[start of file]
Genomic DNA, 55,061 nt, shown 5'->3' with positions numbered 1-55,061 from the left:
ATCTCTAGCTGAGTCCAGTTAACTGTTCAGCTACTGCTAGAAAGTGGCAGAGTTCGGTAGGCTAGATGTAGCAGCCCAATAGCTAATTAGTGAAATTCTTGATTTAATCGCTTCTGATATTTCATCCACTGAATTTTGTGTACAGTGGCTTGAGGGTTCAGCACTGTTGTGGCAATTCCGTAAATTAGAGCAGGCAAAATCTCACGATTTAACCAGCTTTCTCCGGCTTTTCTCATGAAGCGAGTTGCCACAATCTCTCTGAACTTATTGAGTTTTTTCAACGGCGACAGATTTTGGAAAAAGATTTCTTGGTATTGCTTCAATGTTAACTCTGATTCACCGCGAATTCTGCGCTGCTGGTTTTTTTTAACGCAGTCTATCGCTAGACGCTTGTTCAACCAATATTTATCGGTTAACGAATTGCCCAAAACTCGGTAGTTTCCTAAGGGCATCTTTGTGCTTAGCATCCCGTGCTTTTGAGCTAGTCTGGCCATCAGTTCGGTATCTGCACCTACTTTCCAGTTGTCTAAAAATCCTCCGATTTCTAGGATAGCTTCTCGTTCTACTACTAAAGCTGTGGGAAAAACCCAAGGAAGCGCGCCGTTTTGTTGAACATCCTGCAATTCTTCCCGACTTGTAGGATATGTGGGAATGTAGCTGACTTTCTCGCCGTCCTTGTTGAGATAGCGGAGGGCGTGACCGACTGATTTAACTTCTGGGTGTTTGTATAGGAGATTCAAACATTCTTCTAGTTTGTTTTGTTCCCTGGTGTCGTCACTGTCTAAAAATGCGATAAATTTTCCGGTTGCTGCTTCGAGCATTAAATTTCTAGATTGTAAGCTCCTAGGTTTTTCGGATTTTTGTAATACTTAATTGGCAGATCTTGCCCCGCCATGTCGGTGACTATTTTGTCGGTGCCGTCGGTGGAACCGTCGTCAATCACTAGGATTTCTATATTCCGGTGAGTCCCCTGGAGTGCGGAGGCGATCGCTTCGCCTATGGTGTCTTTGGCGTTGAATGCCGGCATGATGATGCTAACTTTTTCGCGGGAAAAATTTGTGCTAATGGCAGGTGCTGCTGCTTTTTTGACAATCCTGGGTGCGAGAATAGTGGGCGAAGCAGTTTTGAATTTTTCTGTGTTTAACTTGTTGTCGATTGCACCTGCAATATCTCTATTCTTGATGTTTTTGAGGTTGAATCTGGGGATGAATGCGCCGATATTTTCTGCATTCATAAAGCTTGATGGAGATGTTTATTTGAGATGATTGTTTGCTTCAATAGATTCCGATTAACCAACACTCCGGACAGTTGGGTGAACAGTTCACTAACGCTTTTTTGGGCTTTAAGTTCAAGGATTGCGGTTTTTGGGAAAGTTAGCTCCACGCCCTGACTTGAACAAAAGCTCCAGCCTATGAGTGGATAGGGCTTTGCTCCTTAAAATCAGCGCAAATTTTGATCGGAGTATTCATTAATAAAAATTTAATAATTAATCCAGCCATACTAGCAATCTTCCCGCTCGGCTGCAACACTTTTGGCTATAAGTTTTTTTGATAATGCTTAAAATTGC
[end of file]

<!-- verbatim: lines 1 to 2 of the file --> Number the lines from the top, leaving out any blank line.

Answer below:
Genomic DNA, 55,061 nt, shown 5'->3' with positions numbered 1-55,061 from the left:
ATCTCTAGCTGAGTCCAGTTAACTGTTCAGCTACTGCTAGAAAGTGGCAGAGTTCGGTAGGCTAGATGTAGCAGCCCAATAGCTAATTAGTGAAATTCTTGATTTAATCGCTTCTGATATTTCATCCACTGAATTTTGTGTACAGTGGCTTGAGGGTTCAGCACTGTTGTGGCAATTCCGTAAATTAGAGCAGGCAAAATCTCACGATTTAACCAGCTTTCTCCGGCTTTTCTCATGAAGCGAGTTGCCACAATCTCTCTGAACTTATTGAGTTTTTTCAACGGCGACAGATTTTGGAAAAAGATTTCTTGGTATTGCTTCAATGTTAACTCTGATTCACCGCGAATTCTGCGCTGCTGGTTTTTTTTAACGCAGTCTATCGCTAGACGCTTGTTCAACCAATATTTATCGGTTAACGAATTGCCCAAAACTCGGTAGTTTCCTAAGGGCATCTTTGTGCTTAGCATCCCGTGCTTTTGAGCTAGTCTGGCCATCAGTTCGGTATCTGCACCTACTTTCCAGTTGTCTAAAAATCCTCCGATTTCTAGGATAGCTTCTCGTTCTACTACTAAAGCTGTGGGAAAAACCCAAGGAAGCGCGCCGTTTTGTTGAACATCCTGCAATTCTTCCCGACTTGTAGGATATGTGGGAATGTAGCTGACTTTCTCGCCGTCCTTGTTGAGATAGCGGAGGGCGTGACCGACTGATTTAACTTCTGGGTGTTTGTATAGGAGATTCAAACATTCTTCTAGTTTGTTTTGTTCCCTGGTGTCGTCACTGTCTAAAAATGCGATAAATTTTCCGGTTGCTGCTTCGAGCATTAAATTTCTAGATTGTAAGCTCCTAGGTTTTTCGGATTTTTGTAATACTTAATTGGCAGATCTTGCCCCGCCATGTCGGTGACTATTTTGTCGGTGCCGTCGGTGGAACCGTCGTCAATCACTAGGATTTCTATATTCCGGTGAGTCCCCTGGAGTGCGGAGGCGATCGCTTCGCCTATGGTGTCTTTGGCGTTGAATGCCGGCATGATGATGCTAACTTTTTCGCGGGAAAAATTTGTGCTAATGGCAGGTGCTGCTGCTTTTTTGACAATCCTGGGTGCGAGAATAGTGGGCGAAGCAGTTTTGAATTTTTCTGTGTTTAACTTGTTGTCGATTGCACCTGCAATATCTCTATTCTTGATGTTTTTGAGGTTGAATCTGGGGATGAATGCGCCGATATTTTCTGCATTCATAAAGCTTGATGGAGATGTTTATTTGAGATGATTGTTTGCTTCAATAGATTCCGATTAACCAACACTCCGGACAGTTGGGTGAACAGTTCACTAACGCTTTTTTGGGCTTTAAGTTCAAGGATTGCGGTTTTTGGGAAAGTTAGCTCCACGCCCTGACTTGAACAAAAGCTCCAGCCTATGAGTGGATAGGGCTTTGCTCCTTAAAATCAGCGCAAATTTTGATCGGAGTATTCATTAATAAAAATTTAATAATTAATCCAGCCATACTAGCAATCTTCCCGCTCGGCTGCAACACTTTTGGCTATAAGTTTTTTTGATAATGCTTAAAATTGC